Paul’s opening prayer in Philippians reflect what he hopes and confidently expects God to do in the lives of his readers and it introduces the main theme of his letter. From this short prayer, we can learn what we ought to most want for ourselves and for each other.
When Paul founded the church at Philippi, he was beaten and thrown in jail. The jailer and a merchant named Lydia became believers during Paul’s visit and formed the core of the new church there.
Philippi was a Roman colony, its citizens were largely roman and proud of it. There was little Jewish influence. The Philippian church embraced Paul’s ministry and his gospel and almost immediately begin to support him financially of their own free will.
Around 60-62 AD, Paul is once again in prison, this time in Rome. The Philippians have sent him a financial donation and news through Epaphroditus. Paul is sending Epaphroditus back to them with this letter.
Paul started his letter by expressing his joy and gratitude for the what he sees God doing in the lives of the Philippians. Philippians 1:3-8 focused on his gratitude. Philippians 1:9-11 – focuses on what he’s praying for them.
In many ways, this short prayer is the theme of the letter. Paul’s main point is choose life by loving the Lord your God, obeying His voice and holding fast to Him.
- In this context, love is not primarily a warm fuzzy feeling that we have toward each other more often.
- Love is a choice that we make based on how we understand the world.
- The knowledge and discernment in has in mind involves coming to know who God is, who Jesus Christ is and what Jesus has done for us.
- One of the results of this knowledge is that we see each other differently.
- Approving is a choice based on what we believe to be true.
- Wisdom is learning to separate the essential from the nonessential, the valuable from the futile, and the worthwhile from the worthless.
- As we increasingly learn to approve was is excellent, it reveals our faith is sincere and without stumbling and our lives are marked by being filled with the “fruit” that comes from living wisely and choosing well.
- Everything Paul is praying for here — knowledge, love, sincere faith, fruit of righteousness — is a gift of God.
Content of the Knowledge
The “knowledge” Paul wants them to have is a genuine understanding of the gospel. What is the gospel?
- When we rebelled, we cut ourselves off from the source of life (God) and we are stuck with death.
- Death is not just the end of biological life; it is all the tragedy, futility, and brokenness we experience now. Life is the opposite of death; atendency toward good in all of human existence.
- Life automatically and inevitably flows from holiness. Death automatically and inevitably flows from sin.
- God is the sole source of life, because He alone can give holiness.
- When we rebelled, we cut ourselves off from the source of Life (God) and we became prisoners of sin and death.
- The rebellion itself is wrong and deserves punishment. Until God’s justice is satisfied, He will not grant Life.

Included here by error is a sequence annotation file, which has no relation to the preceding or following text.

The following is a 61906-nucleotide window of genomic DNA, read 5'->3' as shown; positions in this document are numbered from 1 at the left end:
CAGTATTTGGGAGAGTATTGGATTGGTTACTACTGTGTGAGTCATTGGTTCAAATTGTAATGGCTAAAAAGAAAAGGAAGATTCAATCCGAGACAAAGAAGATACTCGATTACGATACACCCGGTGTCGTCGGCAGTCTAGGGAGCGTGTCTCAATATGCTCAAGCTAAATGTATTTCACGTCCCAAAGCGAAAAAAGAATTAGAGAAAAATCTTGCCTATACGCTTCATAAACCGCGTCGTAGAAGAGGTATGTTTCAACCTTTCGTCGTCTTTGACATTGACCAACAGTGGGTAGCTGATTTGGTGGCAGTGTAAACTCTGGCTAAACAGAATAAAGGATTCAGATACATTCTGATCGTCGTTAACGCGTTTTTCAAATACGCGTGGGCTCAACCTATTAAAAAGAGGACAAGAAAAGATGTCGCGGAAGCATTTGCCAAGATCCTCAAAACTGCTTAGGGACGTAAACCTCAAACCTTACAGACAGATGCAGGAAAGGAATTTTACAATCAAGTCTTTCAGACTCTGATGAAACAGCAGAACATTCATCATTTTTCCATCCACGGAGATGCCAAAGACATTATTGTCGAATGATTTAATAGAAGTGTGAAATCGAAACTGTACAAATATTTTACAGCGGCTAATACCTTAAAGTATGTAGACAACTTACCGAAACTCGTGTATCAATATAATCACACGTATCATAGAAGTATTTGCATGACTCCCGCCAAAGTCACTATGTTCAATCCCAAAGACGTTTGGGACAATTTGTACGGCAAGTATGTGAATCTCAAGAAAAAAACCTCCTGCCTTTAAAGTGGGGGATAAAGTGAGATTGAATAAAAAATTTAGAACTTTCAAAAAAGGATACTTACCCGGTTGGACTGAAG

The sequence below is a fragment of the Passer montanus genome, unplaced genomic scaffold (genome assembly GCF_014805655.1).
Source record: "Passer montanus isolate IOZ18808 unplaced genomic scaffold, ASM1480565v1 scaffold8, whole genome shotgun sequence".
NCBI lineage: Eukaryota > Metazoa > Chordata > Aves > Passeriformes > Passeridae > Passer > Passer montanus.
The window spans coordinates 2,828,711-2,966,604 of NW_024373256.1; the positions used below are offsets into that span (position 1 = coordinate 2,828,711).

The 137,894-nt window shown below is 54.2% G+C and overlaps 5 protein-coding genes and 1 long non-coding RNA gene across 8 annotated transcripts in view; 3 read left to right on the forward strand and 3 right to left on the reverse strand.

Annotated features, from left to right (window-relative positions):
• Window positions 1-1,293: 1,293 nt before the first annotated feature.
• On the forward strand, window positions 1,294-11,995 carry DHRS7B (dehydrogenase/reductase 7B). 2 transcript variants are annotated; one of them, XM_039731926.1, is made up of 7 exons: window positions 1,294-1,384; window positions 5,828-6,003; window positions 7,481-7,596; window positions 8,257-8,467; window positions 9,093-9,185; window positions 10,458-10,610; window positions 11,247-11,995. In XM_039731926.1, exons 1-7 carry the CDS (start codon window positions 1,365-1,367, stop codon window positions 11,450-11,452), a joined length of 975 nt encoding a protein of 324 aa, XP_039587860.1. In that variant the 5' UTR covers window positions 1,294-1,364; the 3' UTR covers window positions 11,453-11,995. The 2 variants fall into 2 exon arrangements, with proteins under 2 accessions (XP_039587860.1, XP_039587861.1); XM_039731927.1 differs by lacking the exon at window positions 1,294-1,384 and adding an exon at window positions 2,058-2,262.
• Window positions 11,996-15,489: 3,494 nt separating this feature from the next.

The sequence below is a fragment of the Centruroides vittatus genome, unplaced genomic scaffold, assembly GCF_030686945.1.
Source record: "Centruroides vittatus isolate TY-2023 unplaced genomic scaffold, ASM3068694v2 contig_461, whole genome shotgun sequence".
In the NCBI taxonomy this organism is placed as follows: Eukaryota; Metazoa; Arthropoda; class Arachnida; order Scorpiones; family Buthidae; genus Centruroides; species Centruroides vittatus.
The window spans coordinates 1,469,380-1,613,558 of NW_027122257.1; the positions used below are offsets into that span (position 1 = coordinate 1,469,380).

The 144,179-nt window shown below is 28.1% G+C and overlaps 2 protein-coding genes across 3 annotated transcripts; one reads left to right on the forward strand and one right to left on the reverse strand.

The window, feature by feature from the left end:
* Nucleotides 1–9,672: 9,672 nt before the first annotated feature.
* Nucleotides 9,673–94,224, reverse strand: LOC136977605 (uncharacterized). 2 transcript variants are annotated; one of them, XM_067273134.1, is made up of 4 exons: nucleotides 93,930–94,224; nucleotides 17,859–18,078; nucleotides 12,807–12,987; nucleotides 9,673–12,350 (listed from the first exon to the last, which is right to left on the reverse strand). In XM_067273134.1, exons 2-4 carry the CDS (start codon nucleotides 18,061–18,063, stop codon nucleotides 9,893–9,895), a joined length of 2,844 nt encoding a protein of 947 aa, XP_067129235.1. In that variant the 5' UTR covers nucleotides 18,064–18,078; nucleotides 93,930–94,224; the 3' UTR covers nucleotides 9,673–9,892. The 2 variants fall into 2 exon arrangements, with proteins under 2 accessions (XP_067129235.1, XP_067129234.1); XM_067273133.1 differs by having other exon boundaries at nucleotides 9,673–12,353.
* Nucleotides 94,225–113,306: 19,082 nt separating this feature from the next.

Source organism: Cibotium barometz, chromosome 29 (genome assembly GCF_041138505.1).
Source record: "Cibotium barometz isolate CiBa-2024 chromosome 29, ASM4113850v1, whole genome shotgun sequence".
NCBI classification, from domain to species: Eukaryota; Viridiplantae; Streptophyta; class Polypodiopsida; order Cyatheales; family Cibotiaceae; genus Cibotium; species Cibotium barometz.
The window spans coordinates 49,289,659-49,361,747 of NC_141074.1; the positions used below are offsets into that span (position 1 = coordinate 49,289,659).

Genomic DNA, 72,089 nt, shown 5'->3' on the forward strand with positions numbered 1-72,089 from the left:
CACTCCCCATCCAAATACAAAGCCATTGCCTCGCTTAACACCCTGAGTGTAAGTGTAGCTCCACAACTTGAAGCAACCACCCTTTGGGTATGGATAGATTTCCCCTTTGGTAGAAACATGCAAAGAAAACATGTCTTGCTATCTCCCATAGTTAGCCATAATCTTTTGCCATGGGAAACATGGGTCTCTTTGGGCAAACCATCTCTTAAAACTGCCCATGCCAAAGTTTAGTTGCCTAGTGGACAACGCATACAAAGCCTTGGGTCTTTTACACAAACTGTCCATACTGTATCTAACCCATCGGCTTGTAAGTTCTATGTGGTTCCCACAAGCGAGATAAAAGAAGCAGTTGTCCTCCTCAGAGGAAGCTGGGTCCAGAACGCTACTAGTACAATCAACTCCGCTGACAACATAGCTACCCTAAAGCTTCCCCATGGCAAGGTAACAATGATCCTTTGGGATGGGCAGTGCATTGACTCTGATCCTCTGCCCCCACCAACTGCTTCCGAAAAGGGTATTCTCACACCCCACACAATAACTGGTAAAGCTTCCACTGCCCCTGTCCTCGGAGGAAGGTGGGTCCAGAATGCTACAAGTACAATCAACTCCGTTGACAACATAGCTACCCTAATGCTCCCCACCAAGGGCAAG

- Justification is the forgiveness of our debt to justice which qualifies us to receive Life. To be justified is to be in a position where God’s justice is satisfied.
- Justification is a gift from God, is made possible by the sacrificial death of Jesus Christ and is granted to those who have faith.
Saving faith involves 4 beliefs:
- A genuine desire for holiness in and of itself.
- A genuine understanding that left to myself I am totally incapable of obtaining holiness.
- A genuine understanding that God owes me nothing and I am totally unworthy of any gift from God.
- A firm trust that because of the life, death and resurrection of Jesus Christ, God both intends to and will in fact forgive me and make me holy in the age to come.
Paul’s other prayers:
Philippians, your support of my ministry shows me that God has done a great work in your hearts. You have a genuine love for God and for his people. My prayer to God is that this love would continue to increase and overflow. I want your love to be rooted in a knowledge of God, understanding his promises, his character and his mercy toward you and his will. I want this knowledge to make you discerning about your lives, willing to embrace and value what is indeed true and valuable. When God does this for you, then the sincerity of your faith will become apparent and you will persevere in that faith without stumbling until the end. Then your life will indeed be marked by a godly love and everything else that characterizes the righteous life of a genuine believer. All of this comes about through the work of Jesus Christ and it reflects great glory on the God who sent him.
- Paul wants them to have a real faith and to embrace the gospel, to know and believe it.
- He wants the reality of this faith to show itself in the way they live.
- He wants them to persevere in this faith so that they receive their inheritance when Christ returns.
This is what I ought to want for myself and what I ought to want for you.
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Scripture references are from the English Standard version.